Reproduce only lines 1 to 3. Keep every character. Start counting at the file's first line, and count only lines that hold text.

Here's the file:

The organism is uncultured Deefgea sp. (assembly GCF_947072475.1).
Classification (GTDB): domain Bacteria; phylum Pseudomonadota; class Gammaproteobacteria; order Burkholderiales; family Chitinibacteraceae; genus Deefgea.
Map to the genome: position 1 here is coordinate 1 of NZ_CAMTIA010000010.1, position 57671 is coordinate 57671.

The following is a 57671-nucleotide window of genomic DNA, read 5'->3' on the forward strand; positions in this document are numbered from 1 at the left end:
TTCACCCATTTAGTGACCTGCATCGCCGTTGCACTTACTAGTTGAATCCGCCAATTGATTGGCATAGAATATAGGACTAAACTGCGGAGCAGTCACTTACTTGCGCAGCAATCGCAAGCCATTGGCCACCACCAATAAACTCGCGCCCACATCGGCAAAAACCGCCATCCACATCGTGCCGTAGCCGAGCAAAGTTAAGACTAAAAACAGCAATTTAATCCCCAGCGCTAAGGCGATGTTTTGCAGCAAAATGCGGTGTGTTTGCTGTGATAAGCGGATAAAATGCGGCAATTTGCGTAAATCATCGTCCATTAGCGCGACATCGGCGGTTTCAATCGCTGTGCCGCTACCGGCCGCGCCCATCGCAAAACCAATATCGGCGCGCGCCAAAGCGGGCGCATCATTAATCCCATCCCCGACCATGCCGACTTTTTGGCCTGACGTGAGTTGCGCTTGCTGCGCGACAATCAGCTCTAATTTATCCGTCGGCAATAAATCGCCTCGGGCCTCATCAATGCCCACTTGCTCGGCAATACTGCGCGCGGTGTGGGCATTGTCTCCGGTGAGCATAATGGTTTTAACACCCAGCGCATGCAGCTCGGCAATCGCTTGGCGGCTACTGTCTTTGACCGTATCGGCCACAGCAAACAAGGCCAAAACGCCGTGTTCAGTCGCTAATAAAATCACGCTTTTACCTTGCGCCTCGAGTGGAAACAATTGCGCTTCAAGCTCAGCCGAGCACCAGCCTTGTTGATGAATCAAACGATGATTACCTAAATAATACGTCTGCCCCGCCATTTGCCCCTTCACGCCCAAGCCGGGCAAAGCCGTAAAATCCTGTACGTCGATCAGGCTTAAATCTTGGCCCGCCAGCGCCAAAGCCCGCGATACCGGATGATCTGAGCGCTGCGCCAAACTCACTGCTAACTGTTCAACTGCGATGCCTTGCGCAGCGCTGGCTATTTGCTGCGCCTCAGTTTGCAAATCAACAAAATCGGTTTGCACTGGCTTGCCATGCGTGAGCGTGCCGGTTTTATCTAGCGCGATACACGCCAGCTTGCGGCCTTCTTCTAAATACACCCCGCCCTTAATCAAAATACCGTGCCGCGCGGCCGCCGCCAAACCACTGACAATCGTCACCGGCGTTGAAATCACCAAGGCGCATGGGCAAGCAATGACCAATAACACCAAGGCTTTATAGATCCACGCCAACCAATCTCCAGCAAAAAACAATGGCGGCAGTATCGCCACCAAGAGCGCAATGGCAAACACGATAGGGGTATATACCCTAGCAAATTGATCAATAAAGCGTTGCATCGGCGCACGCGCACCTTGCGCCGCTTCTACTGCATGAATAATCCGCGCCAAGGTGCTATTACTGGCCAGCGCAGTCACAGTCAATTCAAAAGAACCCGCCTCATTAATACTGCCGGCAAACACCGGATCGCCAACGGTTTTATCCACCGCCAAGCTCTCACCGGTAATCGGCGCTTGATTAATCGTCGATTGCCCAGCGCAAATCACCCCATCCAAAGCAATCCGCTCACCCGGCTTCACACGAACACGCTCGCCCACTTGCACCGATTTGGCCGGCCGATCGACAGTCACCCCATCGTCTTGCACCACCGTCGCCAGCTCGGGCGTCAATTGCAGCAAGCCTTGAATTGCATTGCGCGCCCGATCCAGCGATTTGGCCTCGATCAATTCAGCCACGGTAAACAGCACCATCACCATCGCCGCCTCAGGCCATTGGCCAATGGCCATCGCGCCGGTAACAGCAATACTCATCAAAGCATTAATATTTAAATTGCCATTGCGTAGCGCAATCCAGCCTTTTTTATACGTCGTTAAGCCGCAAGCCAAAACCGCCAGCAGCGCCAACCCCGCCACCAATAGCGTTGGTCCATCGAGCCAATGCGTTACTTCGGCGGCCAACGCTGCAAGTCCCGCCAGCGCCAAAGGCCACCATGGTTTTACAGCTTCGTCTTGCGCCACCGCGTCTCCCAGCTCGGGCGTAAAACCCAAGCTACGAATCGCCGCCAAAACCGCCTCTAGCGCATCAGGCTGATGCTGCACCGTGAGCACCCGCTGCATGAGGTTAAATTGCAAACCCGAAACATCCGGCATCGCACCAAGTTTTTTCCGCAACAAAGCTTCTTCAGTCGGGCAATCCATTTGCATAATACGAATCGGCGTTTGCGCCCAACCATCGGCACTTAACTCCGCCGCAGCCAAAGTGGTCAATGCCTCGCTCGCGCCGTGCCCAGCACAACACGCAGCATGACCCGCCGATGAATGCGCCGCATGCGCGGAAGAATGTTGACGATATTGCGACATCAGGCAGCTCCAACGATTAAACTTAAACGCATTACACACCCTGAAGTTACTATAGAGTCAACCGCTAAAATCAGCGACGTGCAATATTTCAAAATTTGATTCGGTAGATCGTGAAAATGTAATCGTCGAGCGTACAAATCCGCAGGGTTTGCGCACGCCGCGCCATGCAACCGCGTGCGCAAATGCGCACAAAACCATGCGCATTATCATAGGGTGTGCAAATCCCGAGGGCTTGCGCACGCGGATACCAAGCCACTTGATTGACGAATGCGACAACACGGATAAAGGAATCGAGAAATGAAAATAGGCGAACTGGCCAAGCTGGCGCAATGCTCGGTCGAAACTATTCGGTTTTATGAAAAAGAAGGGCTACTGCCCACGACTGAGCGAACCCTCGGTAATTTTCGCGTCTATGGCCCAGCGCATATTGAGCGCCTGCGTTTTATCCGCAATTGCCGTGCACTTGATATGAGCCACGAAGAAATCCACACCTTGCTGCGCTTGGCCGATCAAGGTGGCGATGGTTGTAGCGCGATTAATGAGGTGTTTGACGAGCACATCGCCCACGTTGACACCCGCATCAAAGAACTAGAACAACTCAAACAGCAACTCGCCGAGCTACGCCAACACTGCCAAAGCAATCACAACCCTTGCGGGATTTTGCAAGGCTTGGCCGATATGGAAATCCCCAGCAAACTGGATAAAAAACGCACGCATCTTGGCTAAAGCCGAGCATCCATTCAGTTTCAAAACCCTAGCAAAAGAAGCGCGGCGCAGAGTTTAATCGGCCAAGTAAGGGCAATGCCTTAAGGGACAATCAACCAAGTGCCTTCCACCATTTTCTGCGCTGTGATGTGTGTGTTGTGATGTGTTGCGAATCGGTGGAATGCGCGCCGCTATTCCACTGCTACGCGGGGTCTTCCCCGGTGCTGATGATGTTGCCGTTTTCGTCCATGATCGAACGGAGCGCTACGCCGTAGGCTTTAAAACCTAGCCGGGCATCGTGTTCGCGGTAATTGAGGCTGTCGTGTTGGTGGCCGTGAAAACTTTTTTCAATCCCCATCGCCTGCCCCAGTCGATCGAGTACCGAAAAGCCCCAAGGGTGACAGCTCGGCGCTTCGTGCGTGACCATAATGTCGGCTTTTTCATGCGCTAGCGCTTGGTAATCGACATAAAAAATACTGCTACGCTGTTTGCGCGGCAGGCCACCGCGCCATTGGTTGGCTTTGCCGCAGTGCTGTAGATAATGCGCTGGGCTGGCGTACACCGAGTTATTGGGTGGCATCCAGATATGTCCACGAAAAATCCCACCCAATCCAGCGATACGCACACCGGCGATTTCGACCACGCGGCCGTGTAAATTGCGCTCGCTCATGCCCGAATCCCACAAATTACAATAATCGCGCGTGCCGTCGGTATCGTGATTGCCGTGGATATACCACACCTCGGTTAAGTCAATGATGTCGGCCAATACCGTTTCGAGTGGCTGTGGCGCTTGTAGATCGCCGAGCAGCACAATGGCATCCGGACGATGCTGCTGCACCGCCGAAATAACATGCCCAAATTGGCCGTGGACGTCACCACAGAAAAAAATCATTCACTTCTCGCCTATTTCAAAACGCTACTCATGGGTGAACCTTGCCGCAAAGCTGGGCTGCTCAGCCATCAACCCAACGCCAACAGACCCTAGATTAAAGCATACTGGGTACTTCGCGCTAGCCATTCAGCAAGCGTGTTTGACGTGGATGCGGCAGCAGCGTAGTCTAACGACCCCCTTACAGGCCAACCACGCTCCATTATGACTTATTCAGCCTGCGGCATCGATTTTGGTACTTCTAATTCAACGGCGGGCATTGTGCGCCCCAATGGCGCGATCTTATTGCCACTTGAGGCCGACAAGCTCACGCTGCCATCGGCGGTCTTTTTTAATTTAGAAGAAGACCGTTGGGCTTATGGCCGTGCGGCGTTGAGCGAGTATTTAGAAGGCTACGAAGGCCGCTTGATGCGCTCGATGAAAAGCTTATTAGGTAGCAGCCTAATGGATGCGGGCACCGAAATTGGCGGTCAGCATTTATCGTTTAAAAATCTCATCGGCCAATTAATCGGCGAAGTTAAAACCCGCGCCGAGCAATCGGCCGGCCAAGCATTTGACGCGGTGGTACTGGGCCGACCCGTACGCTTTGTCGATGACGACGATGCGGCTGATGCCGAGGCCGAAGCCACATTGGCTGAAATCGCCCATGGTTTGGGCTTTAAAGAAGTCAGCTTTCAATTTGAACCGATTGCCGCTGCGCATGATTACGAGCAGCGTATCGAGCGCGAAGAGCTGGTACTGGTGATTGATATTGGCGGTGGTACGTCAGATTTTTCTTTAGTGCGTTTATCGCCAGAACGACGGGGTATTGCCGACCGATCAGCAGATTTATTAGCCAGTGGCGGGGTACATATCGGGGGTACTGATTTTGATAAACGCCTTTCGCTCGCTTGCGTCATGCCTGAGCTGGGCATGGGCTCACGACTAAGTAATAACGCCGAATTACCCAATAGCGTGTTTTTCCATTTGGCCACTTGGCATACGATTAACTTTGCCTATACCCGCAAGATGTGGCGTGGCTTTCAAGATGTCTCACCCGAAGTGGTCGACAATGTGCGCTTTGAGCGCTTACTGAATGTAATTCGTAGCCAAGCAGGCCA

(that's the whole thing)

The organism is uncultured Deefgea sp. (assembly GCF_947072475.1).
Classification (GTDB): domain Bacteria; phylum Pseudomonadota; class Gammaproteobacteria; order Burkholderiales; family Chitinibacteraceae; genus Deefgea.
Map to the genome: position 1 here is coordinate 1 of NZ_CAMTIA010000010.1, position 57671 is coordinate 57671.